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5 Takeaways: In another disappointing loss, Bears’ struggles start with Matt Eberflus

9 months agoChris Emma

The Bears suffered a setback in every facet of their game in a 30-13 loss to the Chargers on Sunday night at SoFi Stadium.  

A disappointing performance in primetime marked the Bears’ 20th loss through 25 games led by head coach Matt Eberflus, and Chicago has not won consecutive games since late in the 2021 season.  

Here are the five takeaways from this latest Bears loss. 

1. Blame it on the head coach

After connecting on that 41-yard completion for the first play of the game, the Bears’ third play on their offensive script was curious. Bagent handed off on a jet sweep to reserve wide receiver Trent Taylor, who was devoured for a loss by Khalil Mack. 

The basic premise of this play call entails backup tackle Larry Borom holding a block on Mack long enough for Taylor to slip by, at which point there might be a path to the second level. It’s a play that never should’ve been called, and certainly not on the opening drive.  

The Bears continue to struggle in large part because of poor preparation from head coach Matt Eberflus and his coaching staff.  

Eberflus’ H.I.T.S. Principle — Hustle. Intensity. Takeaways. Smart, situational football — was completely lacking once again. There were missed tackles and there was poor effort throughout this game. The Bears lost in the turnover margin and committed seven penalties.  

The Bears lack an identity on offense under the watch of offensive coordinator Luke Getsy. Their defense was absolutely gashed by Justin Herbert, Austin Ekeler and the Chargers. This team still doesn’t have a notable strength. 

Eberflus was tabbed by the Bears as their head coach for the belief that he could create a winning culture and develop a young roster. His entire tenure has been marked by losing. Eleven of the 20 losses under the watch of Eberflus have been by at least two scores.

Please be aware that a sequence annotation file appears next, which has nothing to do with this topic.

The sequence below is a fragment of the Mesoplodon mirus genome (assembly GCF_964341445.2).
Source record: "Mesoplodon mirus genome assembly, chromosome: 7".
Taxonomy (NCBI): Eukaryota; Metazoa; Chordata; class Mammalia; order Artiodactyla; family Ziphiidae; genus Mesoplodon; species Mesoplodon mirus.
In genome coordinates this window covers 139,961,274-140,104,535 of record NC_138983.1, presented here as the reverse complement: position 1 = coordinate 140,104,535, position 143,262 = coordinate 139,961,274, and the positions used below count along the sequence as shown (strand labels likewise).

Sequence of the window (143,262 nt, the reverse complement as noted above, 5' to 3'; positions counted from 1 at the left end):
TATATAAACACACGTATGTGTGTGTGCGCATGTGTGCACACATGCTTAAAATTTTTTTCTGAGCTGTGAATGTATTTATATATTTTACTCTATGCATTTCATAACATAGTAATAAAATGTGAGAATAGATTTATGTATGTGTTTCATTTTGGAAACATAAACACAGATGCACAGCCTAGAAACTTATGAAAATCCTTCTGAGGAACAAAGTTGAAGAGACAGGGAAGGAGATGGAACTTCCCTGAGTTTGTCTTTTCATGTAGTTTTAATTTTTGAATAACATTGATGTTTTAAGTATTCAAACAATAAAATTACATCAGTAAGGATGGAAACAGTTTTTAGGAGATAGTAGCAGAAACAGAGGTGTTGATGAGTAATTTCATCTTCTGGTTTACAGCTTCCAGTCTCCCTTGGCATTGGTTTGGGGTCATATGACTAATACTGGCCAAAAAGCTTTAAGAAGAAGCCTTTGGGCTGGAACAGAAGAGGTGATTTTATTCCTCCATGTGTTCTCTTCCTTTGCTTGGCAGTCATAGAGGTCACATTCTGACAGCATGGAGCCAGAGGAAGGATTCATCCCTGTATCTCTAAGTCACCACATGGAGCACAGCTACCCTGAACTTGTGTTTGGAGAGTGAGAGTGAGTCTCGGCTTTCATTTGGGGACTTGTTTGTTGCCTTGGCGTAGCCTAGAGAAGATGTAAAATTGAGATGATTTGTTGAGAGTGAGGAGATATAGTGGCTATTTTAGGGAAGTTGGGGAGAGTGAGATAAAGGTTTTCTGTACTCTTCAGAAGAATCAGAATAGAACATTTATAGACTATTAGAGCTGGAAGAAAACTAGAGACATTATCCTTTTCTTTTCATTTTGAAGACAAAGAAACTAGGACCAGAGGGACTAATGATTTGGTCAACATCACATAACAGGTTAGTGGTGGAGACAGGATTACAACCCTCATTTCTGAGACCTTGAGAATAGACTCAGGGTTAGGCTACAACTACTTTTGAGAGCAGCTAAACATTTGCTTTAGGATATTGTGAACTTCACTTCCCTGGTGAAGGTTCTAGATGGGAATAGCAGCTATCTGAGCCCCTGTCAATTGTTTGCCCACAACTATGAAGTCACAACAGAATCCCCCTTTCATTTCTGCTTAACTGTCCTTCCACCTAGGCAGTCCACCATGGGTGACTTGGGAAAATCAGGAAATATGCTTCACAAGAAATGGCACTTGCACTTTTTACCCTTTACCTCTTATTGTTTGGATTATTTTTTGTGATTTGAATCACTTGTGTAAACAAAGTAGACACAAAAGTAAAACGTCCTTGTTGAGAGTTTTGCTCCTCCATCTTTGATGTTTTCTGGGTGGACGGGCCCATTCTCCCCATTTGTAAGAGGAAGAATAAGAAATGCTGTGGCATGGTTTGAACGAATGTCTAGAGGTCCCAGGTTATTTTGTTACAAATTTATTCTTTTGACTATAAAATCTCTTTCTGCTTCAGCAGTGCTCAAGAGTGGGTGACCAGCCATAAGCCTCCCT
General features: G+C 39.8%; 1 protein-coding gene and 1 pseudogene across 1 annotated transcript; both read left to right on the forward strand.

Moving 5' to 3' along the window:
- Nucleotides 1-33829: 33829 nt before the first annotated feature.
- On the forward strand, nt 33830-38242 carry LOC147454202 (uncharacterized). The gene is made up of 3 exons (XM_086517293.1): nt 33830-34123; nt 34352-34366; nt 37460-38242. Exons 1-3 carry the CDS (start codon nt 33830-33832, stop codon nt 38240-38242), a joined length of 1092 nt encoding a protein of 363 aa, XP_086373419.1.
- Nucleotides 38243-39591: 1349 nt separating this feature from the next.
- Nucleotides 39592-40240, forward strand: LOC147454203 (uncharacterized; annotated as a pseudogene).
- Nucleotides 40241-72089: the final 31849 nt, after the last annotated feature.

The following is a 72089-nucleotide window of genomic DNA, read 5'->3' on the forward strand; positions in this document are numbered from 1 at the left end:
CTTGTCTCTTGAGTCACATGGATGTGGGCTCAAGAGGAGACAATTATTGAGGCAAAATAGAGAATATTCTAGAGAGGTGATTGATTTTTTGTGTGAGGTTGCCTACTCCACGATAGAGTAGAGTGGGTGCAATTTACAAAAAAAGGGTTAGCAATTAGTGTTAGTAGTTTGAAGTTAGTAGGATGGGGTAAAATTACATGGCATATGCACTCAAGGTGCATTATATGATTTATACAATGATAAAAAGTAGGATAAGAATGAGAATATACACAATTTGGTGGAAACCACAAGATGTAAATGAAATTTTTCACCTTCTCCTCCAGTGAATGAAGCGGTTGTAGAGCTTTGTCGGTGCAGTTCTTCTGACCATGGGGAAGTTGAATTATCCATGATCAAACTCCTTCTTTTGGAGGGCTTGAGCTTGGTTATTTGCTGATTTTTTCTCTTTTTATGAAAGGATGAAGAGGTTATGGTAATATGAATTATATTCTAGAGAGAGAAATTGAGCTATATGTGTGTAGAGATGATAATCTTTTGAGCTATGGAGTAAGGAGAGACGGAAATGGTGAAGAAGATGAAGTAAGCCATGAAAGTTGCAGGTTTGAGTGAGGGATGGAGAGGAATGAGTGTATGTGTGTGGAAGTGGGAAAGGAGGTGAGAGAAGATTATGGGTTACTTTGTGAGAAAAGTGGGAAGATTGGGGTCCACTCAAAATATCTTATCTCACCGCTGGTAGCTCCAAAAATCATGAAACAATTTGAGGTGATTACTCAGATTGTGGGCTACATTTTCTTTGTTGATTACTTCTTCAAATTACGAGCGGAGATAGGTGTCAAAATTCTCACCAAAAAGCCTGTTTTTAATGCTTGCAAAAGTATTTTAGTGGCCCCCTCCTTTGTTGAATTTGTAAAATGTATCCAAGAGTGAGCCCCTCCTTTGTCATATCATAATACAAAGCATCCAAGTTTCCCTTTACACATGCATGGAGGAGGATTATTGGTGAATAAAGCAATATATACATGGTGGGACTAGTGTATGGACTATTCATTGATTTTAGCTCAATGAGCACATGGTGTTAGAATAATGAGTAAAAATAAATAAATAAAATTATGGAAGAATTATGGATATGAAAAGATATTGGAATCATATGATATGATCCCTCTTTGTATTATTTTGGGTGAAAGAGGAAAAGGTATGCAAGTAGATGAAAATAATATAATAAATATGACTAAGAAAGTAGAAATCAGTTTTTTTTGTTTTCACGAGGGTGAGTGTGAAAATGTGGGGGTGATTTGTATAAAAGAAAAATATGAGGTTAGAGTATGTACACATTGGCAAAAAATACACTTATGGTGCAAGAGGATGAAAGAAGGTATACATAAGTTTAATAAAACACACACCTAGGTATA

Eberflus fell to 5-20 during parts of two seasons leading the Bears. He had a pass through the 2022 season as general manager Ryan Poles set course in a rebuilding plan. But this time around, the Bears were expected to show improvement.  

Not only are the Bears failing to reveal progress and promise with Eberflus as head coach, they are mostly not even competitive in these games. There are only a few players who appear to be cornerstone pieces for the future. Eberflus has not lived up to his billing of a leader for roster development.  

Nine games remain in this regular season and Eberflus will continue to face great pressure to produce results with his job on the line. New president and CEO Kevin Warren wasn’t the one who hired Eberflus. He will be watching closely to see how the Bears finish this season. 

In this loss to the Chargers, the Bears seemed completely unprepared. It showed from start to finish. 

2. Ready for Fields’ return

Now at 2-6 on the season, the Bears are searching for meaning in this increasingly lost campaign. Tyson Bagent is a tremendous story, one that has been a pleasure to share, but this season for Chicago is all about Justin Fields and whether he can become a franchise quarterback.  

After missing the last two games with a dislocated right thumb, Fields could return to practice next week and perhaps will be cleared to play for next Sunday’s game against the Saints. There is no quarterback controversy for this team, nor should there have ever been. No matter how well or poorly Bagent could’ve played, the Bears couldn’t simply cast aside Fields midway through this pivotal third season. 

Fields should and almost certainly will be back into his starting role once his right thumb has healed. The Bears have seen progress with that recovery and were hopeful all along that this wouldn’t be a lengthy absence.  

Bagent finished his second NFL start on Sunday night 25-of-37 for 232 yards and 2 interceptions, adding a rushing touchdown late in the game. There were plenty of positive moments in this outing, including a 41-yard strike to Darnell Mooney on the first play from scrimmage. Bagent showcased poise and command once again, but there were some costly miscues as well.  

Early in the second quarter, Bagent locked in on first progression DJ Moore, threw off his back foot and was intercepted by Ja’Sir Taylor. It marked the first of two picks thrown by Bagent, who finished with a 62 rating. 

Credit to the 23-year-old Bagent, who has stepped in admirably as an NFL starter. His journey to the Bears as a Division-II standout from Shepherd University is one that should be celebrated. Bagent has what it takes to be a quarterback in this league for a number of years. But this season in Chicago is still about Fields.